What to look for when buying disability insurance
Accepting that you may experience a disability during your career is an important first step in protecting your family financially. One in four people will become disabled during their career, according to the Social Security Administration.
Shopping for your safety net — disability insurance — is step number two. What should you look for? How do you know you’ll be protected? Below are answers to the three most commonly asked questions.
What are the two basic ways to buy disability insurance?
- Through your employer. Group disability insurance through your employer is typically less expensive for you than buying a private plan. Some employers cover all or a portion of the cost.
- On your own. Private disability insurance is typically based on what you do for a living, more so than your health or age. Two benefits of buying on your own policy include: your coverage is portable and benefits are tax-free.
- Unlike a group plan, if you change ministries, you can take your private disability plan with you — and eliminate a gap in coverage.
- If you paid for your insurance with after-tax dollars, the benefits you receive if you become disabled will be tax-free.
What are the main differences between short- and long-term disability insurance?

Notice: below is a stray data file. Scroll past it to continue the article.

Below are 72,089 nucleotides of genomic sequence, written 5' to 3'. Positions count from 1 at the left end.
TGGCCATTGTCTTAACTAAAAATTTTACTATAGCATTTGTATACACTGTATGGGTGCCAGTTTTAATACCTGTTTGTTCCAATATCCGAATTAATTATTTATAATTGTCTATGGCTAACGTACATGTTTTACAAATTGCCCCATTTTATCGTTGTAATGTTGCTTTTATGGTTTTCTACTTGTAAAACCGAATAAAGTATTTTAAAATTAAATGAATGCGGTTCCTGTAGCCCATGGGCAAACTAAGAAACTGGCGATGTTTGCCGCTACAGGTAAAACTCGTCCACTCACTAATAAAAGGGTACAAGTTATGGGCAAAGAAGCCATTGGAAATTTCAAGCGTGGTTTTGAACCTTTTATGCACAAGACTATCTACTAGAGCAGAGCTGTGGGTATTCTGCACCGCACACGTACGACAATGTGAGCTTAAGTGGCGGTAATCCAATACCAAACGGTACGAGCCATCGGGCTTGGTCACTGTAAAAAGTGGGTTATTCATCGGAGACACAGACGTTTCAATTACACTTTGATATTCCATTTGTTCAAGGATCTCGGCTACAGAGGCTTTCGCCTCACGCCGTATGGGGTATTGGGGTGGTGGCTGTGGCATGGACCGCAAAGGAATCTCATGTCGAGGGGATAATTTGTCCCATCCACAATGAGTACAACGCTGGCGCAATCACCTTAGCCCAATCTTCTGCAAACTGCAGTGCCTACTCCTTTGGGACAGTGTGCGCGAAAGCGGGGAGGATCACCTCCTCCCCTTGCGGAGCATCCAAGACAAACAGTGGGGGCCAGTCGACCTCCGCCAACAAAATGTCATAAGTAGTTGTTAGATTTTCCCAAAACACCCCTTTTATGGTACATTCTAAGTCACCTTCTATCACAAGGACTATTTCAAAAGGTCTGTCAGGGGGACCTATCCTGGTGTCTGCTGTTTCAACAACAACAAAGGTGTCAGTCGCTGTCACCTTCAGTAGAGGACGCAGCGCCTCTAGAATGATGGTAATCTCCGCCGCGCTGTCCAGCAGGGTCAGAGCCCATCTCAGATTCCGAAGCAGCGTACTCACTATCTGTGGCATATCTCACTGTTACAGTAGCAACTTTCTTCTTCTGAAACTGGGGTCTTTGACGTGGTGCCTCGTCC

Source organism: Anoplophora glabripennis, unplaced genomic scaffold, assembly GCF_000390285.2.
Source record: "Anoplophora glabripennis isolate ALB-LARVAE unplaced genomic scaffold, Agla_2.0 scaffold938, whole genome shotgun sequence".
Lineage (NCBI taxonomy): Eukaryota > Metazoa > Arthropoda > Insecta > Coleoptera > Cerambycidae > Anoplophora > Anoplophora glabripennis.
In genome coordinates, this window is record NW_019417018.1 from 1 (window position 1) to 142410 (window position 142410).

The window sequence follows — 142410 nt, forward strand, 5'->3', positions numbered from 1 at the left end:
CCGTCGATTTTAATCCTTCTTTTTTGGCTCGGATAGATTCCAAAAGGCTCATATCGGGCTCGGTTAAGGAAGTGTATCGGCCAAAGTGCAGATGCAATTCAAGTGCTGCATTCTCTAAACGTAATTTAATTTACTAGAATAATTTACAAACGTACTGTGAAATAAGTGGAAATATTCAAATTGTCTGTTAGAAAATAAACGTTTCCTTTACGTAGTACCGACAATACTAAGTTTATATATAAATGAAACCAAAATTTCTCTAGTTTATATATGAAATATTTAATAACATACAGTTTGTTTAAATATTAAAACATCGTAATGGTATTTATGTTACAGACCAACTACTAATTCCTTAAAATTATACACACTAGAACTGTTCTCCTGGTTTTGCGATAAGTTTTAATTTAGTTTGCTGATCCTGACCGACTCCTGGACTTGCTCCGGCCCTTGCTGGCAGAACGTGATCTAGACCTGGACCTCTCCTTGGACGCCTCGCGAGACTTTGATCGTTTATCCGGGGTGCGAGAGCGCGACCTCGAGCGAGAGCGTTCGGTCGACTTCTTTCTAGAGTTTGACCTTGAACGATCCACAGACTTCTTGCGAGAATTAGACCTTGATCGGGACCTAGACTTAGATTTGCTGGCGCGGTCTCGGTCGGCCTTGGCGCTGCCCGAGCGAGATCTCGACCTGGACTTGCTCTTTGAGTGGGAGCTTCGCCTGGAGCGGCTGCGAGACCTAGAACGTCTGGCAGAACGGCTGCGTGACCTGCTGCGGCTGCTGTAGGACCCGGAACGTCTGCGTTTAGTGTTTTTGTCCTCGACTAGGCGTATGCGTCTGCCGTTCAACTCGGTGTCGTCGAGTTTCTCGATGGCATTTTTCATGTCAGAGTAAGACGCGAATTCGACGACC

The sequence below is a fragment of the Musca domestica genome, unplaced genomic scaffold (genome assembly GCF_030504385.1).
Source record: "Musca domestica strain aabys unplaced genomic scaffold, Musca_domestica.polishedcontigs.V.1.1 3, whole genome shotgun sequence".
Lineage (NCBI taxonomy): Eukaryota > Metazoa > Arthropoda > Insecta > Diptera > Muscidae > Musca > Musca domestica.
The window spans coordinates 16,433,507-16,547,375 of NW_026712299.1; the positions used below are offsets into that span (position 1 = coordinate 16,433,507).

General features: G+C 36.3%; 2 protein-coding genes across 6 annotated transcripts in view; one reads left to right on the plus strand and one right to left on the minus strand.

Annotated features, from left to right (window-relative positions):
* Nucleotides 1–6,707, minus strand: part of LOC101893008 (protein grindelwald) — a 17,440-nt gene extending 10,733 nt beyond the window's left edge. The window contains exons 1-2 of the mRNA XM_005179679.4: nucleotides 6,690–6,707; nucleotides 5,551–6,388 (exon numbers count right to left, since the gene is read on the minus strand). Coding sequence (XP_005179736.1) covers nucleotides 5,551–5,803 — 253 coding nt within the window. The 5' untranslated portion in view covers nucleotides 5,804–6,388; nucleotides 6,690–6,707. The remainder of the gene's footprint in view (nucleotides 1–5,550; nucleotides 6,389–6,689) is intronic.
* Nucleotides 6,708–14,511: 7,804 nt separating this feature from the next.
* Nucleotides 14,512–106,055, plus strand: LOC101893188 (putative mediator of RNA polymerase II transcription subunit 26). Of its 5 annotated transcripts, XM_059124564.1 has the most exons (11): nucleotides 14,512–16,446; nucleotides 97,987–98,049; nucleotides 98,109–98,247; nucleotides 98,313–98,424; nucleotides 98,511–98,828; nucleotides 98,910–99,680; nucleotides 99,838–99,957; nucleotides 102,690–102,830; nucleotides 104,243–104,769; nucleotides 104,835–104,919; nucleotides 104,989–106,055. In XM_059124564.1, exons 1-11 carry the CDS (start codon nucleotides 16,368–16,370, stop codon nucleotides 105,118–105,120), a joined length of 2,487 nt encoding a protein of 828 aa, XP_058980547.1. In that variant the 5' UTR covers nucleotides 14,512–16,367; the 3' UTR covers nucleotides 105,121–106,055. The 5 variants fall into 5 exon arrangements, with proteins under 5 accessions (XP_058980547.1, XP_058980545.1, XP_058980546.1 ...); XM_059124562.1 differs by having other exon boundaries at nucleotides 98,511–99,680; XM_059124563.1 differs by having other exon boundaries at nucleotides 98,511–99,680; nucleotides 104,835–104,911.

What are some important details to pay attention to?
- Own occupation vs. any occupation. You are unable to perform the duties of your own occupation due to a covered injury or illness. “Own occupation” is important because you are considered disabled if you cannot perform the duties of the occupation you held before you were disabled. “Any occupation” policies will require you to find another job that you are able to perform and will only consider you disabled if you can’t work at all.
- Elimination period. This is basically your plan’s waiting period. It’s the time between your doctor declaring you disabled and your first benefit payment. This time period will fluctuate based on the richness of your coverage. Think of your medical plan’s deductible and rate. The higher the deductible, typically the lower the rate. The longer the waiting period is for your disability benefit, typically the lower your rate will be.
- Increase in salary. Find a policy that will accept increases in your salary. Some policies will set your income level when you purchased the plan and never accept a higher level (which would mean a larger payout). Be sure to report increases in your salary promptly to ensure you receive appropriate benefits.
Originally posted on Guidestone.org